Sunday, August 28 , 2016, 1:39 pm | Fair 74º

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Jim Hightower: Walmart’s Stench Spreads to Mexico — and Back

Add bribery to the list of the company's unacceptable 'accepted' practices

Walmart has long boasted of its “Always Low Prices,” but now it has confirmed that it also has “Always Low Morals.”

The bottom line has always been the line for Walmart executives, and sinking to the ethical bottom to enhance that line has not only been tolerated, but legitimized as a proven path to executive promotion and riches. Squeezing suppliers, crushing competitors, exploiting employees, using enslaved workers in foreign factories and resorting to other brutish tactics to pound out another dollar in profit are central components of Walmart’s management ethos and business plan.

Now we can add bribery to the list of accepted practices — so accepted that even getting caught at it doesn’t mean you get fired.

Walmart de Mexico is now the largest retailer and employer in that country, an exalted status that it gained the old-fashioned way — by doling out millions of dollars in corporate bribes. With sluggish sales and a tarnished brand in the United States, the retailing giant has been pushing hard to expand internationally, and in amazingly short time, its Mexican branch became huge, with one out of five Walmart stores presently located there.

All it took, we now learn from an excellent investigative report by The New York Times, was the systematic spreading of muchos, muchos pesos to government officials across the country to gain needed permits quickly, dodge environmental restrictions and generally have the company’s path cleared for market domination.

Not only is this wrong, it is seriously criminal — a blatant violation of our Foreign Corrupt Practices Act. And, lest you think the corruption was the work of some lower-level manager gone rogue, the knowledge of this wholesale bribery scheme goes all the way to the top, including the current and one former CEO.

David Tovar, a Walmart PR agent, was rushed out as the scandal was gaining media coverage to assert, disingenuously, “We are committed to getting to the bottom of this matter.” Too late, sir. Walmart already reached bottom.

Apparently, though, a skunk doesn’t smell its own stink — or at least it’s not offended by it.

Thus Walmart honchos are addressing the nauseating stench of this still-evolving bribery scandal as though it’s coming from somewhere else.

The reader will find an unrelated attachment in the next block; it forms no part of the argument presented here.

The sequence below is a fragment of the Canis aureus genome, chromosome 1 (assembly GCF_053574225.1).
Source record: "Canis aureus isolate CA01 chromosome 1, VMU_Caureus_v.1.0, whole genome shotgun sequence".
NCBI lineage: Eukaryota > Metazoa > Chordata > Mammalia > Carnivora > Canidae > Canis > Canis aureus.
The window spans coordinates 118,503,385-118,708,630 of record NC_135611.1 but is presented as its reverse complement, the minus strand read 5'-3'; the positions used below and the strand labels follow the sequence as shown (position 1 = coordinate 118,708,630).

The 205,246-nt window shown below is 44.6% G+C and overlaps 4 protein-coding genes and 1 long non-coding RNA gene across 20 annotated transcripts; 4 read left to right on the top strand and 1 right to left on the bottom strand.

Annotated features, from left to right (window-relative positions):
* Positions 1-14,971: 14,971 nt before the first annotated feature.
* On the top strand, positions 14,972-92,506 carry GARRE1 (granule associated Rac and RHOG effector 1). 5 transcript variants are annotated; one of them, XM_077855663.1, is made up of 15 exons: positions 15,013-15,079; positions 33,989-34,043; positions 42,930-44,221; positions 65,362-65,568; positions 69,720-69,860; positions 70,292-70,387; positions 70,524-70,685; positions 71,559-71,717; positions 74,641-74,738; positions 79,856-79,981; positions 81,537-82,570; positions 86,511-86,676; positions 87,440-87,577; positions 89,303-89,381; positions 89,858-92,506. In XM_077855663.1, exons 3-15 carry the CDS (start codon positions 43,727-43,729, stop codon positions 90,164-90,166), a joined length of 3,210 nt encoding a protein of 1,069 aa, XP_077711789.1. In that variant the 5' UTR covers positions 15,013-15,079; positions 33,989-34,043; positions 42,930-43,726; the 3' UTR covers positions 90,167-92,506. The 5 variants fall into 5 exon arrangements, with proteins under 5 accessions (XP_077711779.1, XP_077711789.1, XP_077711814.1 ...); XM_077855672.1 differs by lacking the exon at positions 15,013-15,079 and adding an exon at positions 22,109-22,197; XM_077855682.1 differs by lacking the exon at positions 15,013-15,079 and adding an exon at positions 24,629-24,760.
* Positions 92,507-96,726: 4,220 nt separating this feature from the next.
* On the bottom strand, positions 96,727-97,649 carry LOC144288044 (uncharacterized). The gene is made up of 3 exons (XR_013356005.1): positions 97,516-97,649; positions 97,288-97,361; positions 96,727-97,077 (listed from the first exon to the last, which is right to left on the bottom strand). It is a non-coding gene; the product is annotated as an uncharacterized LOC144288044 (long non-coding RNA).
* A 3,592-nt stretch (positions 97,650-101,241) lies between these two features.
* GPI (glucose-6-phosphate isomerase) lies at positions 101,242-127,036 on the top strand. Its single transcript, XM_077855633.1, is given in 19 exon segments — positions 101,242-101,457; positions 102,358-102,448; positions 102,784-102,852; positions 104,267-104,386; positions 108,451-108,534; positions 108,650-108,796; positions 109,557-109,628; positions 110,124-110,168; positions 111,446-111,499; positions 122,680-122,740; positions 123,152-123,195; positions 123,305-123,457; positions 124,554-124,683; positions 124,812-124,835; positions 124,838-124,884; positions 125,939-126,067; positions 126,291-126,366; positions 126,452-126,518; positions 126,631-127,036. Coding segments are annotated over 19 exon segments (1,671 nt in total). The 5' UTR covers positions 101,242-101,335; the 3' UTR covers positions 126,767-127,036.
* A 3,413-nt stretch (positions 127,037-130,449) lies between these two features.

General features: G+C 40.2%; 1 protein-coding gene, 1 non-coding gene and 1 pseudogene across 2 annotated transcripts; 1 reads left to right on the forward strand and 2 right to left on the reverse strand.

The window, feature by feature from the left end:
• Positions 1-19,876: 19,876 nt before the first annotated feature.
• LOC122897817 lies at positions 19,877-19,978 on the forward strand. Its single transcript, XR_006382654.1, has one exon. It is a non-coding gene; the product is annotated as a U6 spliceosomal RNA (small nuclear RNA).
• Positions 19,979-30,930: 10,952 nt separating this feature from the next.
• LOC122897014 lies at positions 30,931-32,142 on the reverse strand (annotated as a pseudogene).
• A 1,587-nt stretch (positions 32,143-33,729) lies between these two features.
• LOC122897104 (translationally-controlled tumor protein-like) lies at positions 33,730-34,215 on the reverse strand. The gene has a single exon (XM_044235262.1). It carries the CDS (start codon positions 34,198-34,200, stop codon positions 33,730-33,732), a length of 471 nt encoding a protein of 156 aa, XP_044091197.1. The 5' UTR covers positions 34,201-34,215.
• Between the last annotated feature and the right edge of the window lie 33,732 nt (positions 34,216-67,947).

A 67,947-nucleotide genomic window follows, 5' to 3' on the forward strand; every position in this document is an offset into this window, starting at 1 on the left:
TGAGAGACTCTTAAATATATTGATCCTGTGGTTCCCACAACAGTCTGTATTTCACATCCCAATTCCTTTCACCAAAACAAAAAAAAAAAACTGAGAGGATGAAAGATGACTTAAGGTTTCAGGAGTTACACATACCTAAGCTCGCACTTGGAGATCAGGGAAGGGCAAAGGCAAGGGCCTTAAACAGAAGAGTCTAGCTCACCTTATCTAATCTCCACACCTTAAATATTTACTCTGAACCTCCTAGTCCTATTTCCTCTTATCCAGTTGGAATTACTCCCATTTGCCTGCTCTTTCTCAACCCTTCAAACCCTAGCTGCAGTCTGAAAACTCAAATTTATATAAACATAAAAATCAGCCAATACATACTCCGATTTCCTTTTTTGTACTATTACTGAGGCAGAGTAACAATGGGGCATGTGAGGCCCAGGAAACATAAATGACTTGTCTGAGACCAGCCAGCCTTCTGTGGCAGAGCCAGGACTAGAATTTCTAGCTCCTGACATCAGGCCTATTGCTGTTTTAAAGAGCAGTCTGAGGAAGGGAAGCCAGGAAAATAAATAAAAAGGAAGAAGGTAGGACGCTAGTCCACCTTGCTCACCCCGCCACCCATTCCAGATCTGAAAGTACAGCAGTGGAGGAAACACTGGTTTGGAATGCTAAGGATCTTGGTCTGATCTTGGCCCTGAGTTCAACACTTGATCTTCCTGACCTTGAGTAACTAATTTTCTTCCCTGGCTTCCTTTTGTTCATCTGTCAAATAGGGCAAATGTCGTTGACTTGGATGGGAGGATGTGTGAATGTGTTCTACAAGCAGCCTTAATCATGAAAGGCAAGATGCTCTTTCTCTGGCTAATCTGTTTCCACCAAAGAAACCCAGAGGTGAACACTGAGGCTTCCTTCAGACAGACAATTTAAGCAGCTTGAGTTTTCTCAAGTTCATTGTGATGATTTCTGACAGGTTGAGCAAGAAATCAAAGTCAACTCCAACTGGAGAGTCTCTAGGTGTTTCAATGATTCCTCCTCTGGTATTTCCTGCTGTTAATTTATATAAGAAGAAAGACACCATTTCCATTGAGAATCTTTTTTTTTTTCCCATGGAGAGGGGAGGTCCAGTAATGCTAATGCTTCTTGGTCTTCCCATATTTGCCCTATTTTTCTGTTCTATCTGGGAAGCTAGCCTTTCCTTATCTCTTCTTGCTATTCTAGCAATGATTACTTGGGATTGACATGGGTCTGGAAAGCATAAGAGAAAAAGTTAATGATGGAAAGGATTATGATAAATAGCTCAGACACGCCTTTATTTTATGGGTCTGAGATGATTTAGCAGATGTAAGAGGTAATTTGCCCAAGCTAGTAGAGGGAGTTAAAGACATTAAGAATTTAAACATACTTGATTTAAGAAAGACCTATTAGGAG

“We are deeply concerned by these allegations,” PR man Tovar declared, “and are working aggressively to determine what happened.”

Well, gosh, you could just walk aggressively over to the executive suite and ask CEO Mike Duke, board member Lee Scott and vice chairman Eduardo Castro-Wright. All three have firsthand knowledge of what happened, for they were butt-deep in it. You see, while Walmart’s massive bribery payments took place in Mexico, the corruption emanated from the very top of corporate headquarters in Bentonville, Ark.

It stems directly from Walmart’s ruling ethic of grabbing market share and profits at all costs, pressuring managers to achieve “very aggressive growth goals” by doing “whatever was necessary.” A decade ago, when Castro-Wright became head of WalMart operations in Mexico, he decided that “necessary” included unbridled bribery. As early as 2005, this was known by the corporate chieftains in Bentonville, including then-CEO Scott. Also, Duke, who oversaw all international divisions at the time, was told in 2005 about corrupt payouts, which eventually totaled some $24 million.

So, did Scott and Duke rebuke the perpetrator? No. Instead, Scott rebuked those who had brought the illegalities to his attention, chiding them for being too aggressive.

Fearing that exposure could hurt Walmart’s stock price, he killed the internal investigation by turning it over to — guess who? — Castro-Wright. Yes, the very same man pushing the bribery scheme! The bribes continued, and in 2008, Castro-Wright was promoted to vice chairman of the corporation. Scott has since retired with a golden pension and a multimillion-dollar fortune, and Duke was elevated to CEO, now drawing $18 million in pay.

It’s all part of Walmart’s business model — and it’s stinkier than a whole den of skunks could possibly be.

Jim Hightower is a national radio commentator, writer, public speaker and author of Swim Against The Current: Even A Dead Fish Can Go With The Flow. Click here for more information, or click here to contact him.

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